The Tail Spend Animal … Not Easy to Tame

stripes-48300_1280We are pleased to publish this post on our Hot Topic: Tail Spend Management. It comes from Jim Kiser of GEP, a leading global provider of consulting, outsourcing and technology solutions to procurement and supply chain organisations. For additional interesting thinking on procurement, you can visit the GEP Knowledge Bank

In today’s procure-to-pay environment, procurement professionals need to get control over spend that goes beyond the top-level spend categories. The long, extensive tail spend can continue to grow over time, as a result of maverick buying, non-compliance and just simple reactive purchasing.

Managing indirect tail spend is a very difficult task, and trust me, you are not alone if you find it tough. Many procurement managers when they first view their tail spend see acquisitions of items or services done outside of procurement; purchases bought at a very small level or bought too few times for procurement to care. The problem is that those small “insignificant” purchases in the aggregate eventually add up to a ton of spend and can ultimately impact a company’s bottom line.

In most cases within an organisation, indirect spend within the tail spend area gets limited focus from procurement and, therefore, is a place where spend management processes are needed. It can add up to represent a substantial amount of waste in this particular category (for example, a billion-dollar company may waste about $15 million to $20 million annually).

Managing indirect procurement and tail spend really is a huge challenge. Maverick spend (uncontrolled spending outside of procurement that is not in compliance with procurement practices and procedures) by non-procurement professionals is the biggest challenge when it comes to indirect procurement, and especially, tail spend management.

Other challenges include:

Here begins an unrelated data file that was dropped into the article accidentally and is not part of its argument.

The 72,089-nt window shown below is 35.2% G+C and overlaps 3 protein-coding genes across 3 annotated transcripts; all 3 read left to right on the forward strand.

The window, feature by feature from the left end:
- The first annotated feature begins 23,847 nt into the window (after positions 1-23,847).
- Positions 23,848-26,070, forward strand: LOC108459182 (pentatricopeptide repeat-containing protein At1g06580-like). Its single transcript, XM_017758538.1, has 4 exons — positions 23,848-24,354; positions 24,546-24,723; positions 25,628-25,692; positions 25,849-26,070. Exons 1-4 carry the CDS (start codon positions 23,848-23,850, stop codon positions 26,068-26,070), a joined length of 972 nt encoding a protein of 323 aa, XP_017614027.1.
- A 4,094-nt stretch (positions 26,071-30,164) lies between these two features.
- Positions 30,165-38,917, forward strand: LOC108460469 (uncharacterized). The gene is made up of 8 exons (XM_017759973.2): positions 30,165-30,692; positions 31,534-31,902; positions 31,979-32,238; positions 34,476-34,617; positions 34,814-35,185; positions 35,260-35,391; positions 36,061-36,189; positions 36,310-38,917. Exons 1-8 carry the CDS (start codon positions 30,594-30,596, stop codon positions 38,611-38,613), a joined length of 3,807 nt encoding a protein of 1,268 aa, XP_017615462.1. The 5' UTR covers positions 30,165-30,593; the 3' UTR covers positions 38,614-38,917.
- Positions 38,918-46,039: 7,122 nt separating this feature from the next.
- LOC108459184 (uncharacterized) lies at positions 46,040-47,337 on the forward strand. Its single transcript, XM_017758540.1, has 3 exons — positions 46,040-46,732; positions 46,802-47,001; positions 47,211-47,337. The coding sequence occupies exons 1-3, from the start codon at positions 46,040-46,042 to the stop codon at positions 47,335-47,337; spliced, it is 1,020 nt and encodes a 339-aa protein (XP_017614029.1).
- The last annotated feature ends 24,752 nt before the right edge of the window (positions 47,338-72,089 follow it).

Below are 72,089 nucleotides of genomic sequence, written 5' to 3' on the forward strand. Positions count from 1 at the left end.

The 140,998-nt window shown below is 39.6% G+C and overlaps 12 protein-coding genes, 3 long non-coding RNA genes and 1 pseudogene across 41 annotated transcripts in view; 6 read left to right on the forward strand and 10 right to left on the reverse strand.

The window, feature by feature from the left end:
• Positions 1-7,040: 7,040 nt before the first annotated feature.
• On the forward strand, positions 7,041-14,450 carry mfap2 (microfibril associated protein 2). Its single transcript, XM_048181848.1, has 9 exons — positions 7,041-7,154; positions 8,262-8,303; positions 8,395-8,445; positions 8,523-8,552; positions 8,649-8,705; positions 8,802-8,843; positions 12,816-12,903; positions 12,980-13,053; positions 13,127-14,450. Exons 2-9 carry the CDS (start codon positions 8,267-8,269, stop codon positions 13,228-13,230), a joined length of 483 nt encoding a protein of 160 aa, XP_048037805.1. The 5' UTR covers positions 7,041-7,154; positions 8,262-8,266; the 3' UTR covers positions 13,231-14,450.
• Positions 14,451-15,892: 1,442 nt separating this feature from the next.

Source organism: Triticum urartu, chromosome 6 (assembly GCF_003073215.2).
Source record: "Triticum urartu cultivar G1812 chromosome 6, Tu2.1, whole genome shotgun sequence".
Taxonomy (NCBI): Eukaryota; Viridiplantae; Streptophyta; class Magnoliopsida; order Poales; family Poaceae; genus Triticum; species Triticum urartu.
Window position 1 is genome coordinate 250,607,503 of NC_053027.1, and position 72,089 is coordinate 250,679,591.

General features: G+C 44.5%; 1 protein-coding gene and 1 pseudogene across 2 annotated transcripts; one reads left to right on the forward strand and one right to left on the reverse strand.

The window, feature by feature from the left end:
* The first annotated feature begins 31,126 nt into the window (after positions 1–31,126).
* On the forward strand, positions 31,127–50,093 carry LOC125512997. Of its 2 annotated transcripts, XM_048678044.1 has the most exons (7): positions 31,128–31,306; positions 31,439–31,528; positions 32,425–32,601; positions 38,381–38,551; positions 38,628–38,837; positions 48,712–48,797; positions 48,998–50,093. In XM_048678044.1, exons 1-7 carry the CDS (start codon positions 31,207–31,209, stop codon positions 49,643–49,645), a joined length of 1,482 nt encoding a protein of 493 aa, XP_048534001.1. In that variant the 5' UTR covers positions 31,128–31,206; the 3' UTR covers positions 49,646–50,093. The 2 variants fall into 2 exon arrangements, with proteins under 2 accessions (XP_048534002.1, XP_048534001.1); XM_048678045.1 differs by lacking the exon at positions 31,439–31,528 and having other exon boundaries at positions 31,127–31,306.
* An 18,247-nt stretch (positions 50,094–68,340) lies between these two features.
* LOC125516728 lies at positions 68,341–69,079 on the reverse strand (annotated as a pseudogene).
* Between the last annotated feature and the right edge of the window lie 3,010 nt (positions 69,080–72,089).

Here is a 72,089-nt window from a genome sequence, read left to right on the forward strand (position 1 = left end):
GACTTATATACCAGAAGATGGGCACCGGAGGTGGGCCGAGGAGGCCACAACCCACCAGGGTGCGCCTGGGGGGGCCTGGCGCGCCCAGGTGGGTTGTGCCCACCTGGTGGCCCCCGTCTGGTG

• Low or nonexistent support by stakeholders
  • Items not classified correctly
  • Uncertainty over where, within the system, does indirect tail spend exist

Many organisations don’t even bother to investigate it at all -- the “out of sight, out of mind” mentality.

Reducing maverick spend is really one of the biggest concerns for procurement professionals and here are some simple approaches:

  • Allow procurement to be in control of the purchase of even the low-value items
  • Develop procurement training and process approaches for stakeholders outside of procurement
  • Rationalise the supply base

So, what are some of the real common-sense business solutions for managing tail-spend? Procurement professionals need to be given the authority, accountability and responsibility to develop strategies and implement impactful approaches with upper management. They need to be given the influence when it comes to controlling indirect tail-spend.

Stakeholders, who are non-procurement professionals, that are given the authority to purchase specific indirect spend items, will need to develop and adhere to tail spend practices, policies and processes. There is a real need for stronger oversight and transparency; you cannot manage or control what you cannot see.

Finally, metrics tied to a reporting mechanism of an individual departmental spend will help to address these problems and will play a significant role in solving them.

 

First Voice

  1. Philippe Van Loock:

    Dear Nancy,

    thank you for this very interesting and “so true” article!
    We would like to draw your attention though, to a fourth “easy approach”: outsource your tail …. in different industries we helped customers to bring this maverick, the c-customers or the transactional purchases (including internet web shop buys) under management!
    Bringing it all under ONE supplier and receiving e-billing/digital invoices for each and every tail spend purchase or spot buy.

    other people’s burden is our business ;). And just love it 🙂

    don’t hesitate if you would like to have some more insights!

    great article
    have a superb evening
    Philippe

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